Fourteen years ago, I went to Peru, visited Machu Picchu, Cusco and Lima, and figured I’d seen the country.
Machu Picchu… check!
Last year, going back to Peru with Heifer, I realized what a boneheaded assumption that was. For one thing, the country has changed radically since 1999. Lima’s population is now approaching 9 million and the city is far more glamorous and glittery than it was back then, although the slums on the outskirts of Lima stretch for miles and are truly grim.
RivasMoney photo from Wikipedia.
Despite the country’s huge economic advances (no Latin American or Caribbean economy grew faster than Peru’s from 2001 to 2011) over 30% of Peruvians are still poor — and the struggle to survive is concentrated in the sierra (highlands) and the selva (Amazonian jungle) where Heifer works.
While Peru is beautiful in almost every conceivable way…
Gorgeous Lake Titicaca
…this country twice the size of Texas is packed with copper, gold and zinc, ripe for mining. And its climate poses a bit of an agricultural challenge, to say the least.
In the sierra, it’s difficult to raise much of anything except potatoes…
A million hours of work went into building terraces to create arable land at 10,000 feet.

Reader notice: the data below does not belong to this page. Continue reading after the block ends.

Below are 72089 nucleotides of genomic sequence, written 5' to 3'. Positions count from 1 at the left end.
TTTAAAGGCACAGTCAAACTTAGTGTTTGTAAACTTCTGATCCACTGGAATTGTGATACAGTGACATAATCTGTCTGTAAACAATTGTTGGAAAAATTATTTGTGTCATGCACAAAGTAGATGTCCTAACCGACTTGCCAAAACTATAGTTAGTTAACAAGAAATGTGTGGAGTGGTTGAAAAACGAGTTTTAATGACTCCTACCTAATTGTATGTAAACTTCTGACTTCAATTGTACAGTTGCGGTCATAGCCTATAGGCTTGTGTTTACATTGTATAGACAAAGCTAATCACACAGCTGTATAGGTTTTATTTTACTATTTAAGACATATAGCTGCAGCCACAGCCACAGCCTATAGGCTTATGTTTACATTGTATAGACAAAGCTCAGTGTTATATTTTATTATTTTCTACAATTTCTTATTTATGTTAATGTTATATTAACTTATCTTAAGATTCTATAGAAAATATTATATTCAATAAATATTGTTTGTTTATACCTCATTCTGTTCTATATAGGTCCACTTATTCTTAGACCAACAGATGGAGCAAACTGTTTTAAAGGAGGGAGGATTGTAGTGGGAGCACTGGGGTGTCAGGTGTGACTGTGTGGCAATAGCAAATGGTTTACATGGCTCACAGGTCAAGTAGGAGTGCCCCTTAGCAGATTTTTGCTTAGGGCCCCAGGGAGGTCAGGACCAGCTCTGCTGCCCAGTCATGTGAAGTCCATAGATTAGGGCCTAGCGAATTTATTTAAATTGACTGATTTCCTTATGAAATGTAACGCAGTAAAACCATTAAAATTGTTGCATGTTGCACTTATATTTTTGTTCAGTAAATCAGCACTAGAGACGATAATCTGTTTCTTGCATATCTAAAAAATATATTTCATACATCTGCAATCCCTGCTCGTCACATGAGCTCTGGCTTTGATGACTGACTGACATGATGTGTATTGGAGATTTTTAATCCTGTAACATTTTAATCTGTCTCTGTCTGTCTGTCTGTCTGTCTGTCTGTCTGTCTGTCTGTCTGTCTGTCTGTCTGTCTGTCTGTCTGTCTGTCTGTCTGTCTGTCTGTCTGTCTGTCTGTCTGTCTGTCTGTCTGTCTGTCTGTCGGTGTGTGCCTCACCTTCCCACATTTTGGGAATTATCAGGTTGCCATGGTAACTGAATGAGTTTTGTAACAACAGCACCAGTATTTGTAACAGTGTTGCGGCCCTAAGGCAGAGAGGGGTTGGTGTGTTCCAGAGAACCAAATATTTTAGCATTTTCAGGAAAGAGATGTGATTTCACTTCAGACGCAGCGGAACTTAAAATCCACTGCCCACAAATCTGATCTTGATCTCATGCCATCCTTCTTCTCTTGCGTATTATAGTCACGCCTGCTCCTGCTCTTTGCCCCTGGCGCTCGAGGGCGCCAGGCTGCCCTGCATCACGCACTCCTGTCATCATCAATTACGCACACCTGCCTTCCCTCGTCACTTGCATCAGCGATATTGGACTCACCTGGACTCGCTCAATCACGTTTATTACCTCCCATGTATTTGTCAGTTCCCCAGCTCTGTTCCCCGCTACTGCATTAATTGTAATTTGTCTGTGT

….and just about the only animals that can survive the altitude and cold are sturdy llama and alpaca.
The people who live in the highlands, where I spent most of my time wheezing for breath at 8-12,000 feet, are mostly indigenous and are now embroiled in an epic battle to save their beloved mountains from rapacious mining interests (that also threaten to destroy the jungles).
Pasco City is right on top of this ugly open mine.
They are hard-working, proud, creative and fiercely independent people.
…and I have so much respect for Heifer working with those communities to help them make a living on the land.
17-year old Rebecca Yanac keeps the breeding records for her family’s alpaca herd.
I usually never like to go back anyplace (there are too many new places to see) but I reckon I’ll be going back to Peru soon.
For one thing, I’ve got a new god-daughter there.
Leidy Melisa Arpasi Calle (before I cut her braids & became her godmother)
And I’ve got some other important people I need to check on, too.To read my previous blogs on Peru (including explicit alpaca lovemaking– and the story of my new god-daughter) check these links: